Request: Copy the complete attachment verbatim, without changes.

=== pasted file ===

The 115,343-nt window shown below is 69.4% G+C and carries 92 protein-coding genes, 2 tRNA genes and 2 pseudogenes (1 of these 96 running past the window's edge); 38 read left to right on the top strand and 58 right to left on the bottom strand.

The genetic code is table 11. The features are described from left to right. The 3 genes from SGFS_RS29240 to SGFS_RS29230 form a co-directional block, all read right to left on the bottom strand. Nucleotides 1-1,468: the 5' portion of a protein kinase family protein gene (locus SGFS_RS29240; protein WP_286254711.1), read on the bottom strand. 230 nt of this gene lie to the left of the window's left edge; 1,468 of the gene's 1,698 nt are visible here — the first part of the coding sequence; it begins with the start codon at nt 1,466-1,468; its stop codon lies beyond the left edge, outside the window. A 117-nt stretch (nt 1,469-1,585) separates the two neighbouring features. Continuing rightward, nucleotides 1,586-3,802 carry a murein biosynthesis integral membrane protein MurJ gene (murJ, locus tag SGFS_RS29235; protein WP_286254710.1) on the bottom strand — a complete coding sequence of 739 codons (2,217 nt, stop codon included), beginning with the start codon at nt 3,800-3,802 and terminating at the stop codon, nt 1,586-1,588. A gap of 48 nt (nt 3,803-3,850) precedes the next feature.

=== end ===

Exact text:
The 115,343-nt window shown below is 69.4% G+C and carries 92 protein-coding genes, 2 tRNA genes and 2 pseudogenes (1 of these 96 running past the window's edge); 38 read left to right on the top strand and 58 right to left on the bottom strand.

The genetic code is table 11. The features are described from left to right. The 3 genes from SGFS_RS29240 to SGFS_RS29230 form a co-directional block, all read right to left on the bottom strand. Nucleotides 1-1,468: the 5' portion of a protein kinase family protein gene (locus SGFS_RS29240; protein WP_286254711.1), read on the bottom strand. 230 nt of this gene lie to the left of the window's left edge; 1,468 of the gene's 1,698 nt are visible here — the first part of the coding sequence; it begins with the start codon at nt 1,466-1,468; its stop codon lies beyond the left edge, outside the window. A 117-nt stretch (nt 1,469-1,585) separates the two neighbouring features. Continuing rightward, nucleotides 1,586-3,802 carry a murein biosynthesis integral membrane protein MurJ gene (murJ, locus tag SGFS_RS29235; protein WP_286254710.1) on the bottom strand — a complete coding sequence of 739 codons (2,217 nt, stop codon included), beginning with the start codon at nt 3,800-3,802 and terminating at the stop codon, nt 1,586-1,588. A gap of 48 nt (nt 3,803-3,850) precedes the next feature.